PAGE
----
5 times to consider refinancing your mortgage (that have little to do with interest rates)
- There are several situations unrelated to interest rates that could lead you to consider refinancing.
One common reason—even the primary reason—for people to refinance their home in recent years has been to take advantage of low interest rates. Now that rates have begun to edge up, is refinancing out of the question? Not by a long shot. Refinancing isn’t always just about the rate; the entire structure or term of your mortgage can change when refinanced. In fact, there are several situations unrelated to interest rates that could lead you to consider refinancing.
Scenario #1: You’re making more money and want to pay off your mortgage sooner.
When you were settling into your first home, paying your loan off in just 15 years may have seemed out of reach. But now, maybe you’re bringing home a larger paycheck and getting your home paid off faster is a more realistic goal. By taking on a shorter-term mortgage, you’ll pay less interest overall, even though your monthly payment may be higher. A refinance calculator can give you an idea of how much you’ll save in the long run and how much your monthly payment will change.
Scenario #2: You need to lower your monthly payments.
If lower mortgage payments would be a better fit for your current situation, you could consider refinancing to a longer term. Keep in mind: Extending your term will increase the time it takes to pay off your home, as well as the amount you’ll pay in finance charges over the life of the loan.
Scenario #3: You’ve gotten married or divorced.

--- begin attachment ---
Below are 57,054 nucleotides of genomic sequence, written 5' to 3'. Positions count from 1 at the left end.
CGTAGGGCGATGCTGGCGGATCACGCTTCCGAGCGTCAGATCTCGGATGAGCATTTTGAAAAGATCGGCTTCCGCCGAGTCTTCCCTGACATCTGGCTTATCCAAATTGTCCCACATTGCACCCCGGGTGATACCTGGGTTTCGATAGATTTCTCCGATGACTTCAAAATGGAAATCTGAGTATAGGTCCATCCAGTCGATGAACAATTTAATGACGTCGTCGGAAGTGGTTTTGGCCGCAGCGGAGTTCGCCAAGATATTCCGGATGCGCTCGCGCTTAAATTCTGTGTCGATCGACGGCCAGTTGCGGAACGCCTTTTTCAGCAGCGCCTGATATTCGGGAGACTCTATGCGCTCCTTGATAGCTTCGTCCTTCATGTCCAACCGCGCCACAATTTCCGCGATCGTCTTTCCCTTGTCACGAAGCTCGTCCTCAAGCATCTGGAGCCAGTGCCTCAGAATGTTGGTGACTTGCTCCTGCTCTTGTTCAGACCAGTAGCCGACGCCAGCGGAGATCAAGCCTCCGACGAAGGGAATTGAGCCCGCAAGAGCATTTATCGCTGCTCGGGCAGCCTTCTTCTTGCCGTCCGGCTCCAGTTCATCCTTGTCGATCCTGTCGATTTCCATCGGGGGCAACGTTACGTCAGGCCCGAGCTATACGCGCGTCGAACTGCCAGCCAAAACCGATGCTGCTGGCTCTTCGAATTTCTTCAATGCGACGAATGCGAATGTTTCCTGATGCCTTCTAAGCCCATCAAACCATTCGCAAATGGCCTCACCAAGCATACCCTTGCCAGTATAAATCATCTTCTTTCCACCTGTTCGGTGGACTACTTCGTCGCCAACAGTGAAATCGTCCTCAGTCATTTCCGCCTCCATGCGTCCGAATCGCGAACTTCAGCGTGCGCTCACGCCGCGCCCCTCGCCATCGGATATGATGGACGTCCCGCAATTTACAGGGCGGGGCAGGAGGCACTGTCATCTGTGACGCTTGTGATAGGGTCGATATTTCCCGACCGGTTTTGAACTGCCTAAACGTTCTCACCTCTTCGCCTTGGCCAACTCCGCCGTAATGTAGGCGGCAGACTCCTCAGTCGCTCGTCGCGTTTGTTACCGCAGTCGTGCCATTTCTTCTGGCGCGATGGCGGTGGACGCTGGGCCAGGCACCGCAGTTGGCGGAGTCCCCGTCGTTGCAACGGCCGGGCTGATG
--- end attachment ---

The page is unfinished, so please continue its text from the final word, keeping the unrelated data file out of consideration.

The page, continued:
If you’re a homeowner and have recently gotten married, you may want to refinance to add your spouse’s name to the title. On the other hand, if you’ve gotten divorced and either you or your spouse plan on keeping the home, a refinance may be in order to release the other from financial responsibility and any rights to the home. It’s less about money or time saved and more about making sure ownership goes to the appropriate party who is financially responsible for future payments.
Scenario #4: You have renovation plans.
Home values in the U.S. have risen 8 percent in the past year alone and are expected to keep rising.1 You may be able to take advantage of your potential increased home value and equity through a cash-out refinance, which essentially means signing a new mortgage for more than you actually owe and taking the difference in cash.2 You may then be able to finance those updates (think: finished basement, new bathroom) and make your house feel more like your family’s home.
A refinance does require closing fees, so you should speak with a loan officer to weigh the pros and cons for your own particular situation. Closing costs vary, but typically range from 2 percent to 5 percent of the loan amount. Also note that cash-out refinance availability and amount are both subject to loan-to-value ratio requirements and an appraisal will be required.
Value of home: $250,000
Owed on existing mortgage: $156,000
Cash needed: $40,000
Closing costs: $4,000
You could potentially refinance the mortgage for $200,000 and receive a check for the balance, minus closing costs.
Scenario #5: I only need to budget for my down payment and monthly mortgage payments.
Calculators are a great way to gauge how much home you may be able to afford, but they don’t always paint the full picture of costs involved with buying and owning a home. In addition to your down payment, monthly payments, taxes, and insurance, you’ll need to budget for closing fees and other costs that come with homeownership. Think utilities, possible HOA fees, repairs, and regular maintenance. You also might want to factor moving costs and new furniture as a line item in your budget. Your mortgage lender can help you estimate these costs based on your situation.
1United States Home Prices & Values,” March 31, 2018, Zillow.
2Cash-out refinance not currently offered in Texas.
This content does not constitute legal, tax, accounting, financial, or investment advice. You are encouraged to consult with competent legal, tax, accounting, financial, or investment professionals based on your specific circumstances. We do not make any warranties as to the accuracy or completeness of this information, do not endorse any third-party companies, products, or services described here, and take no liability for your use of this information.
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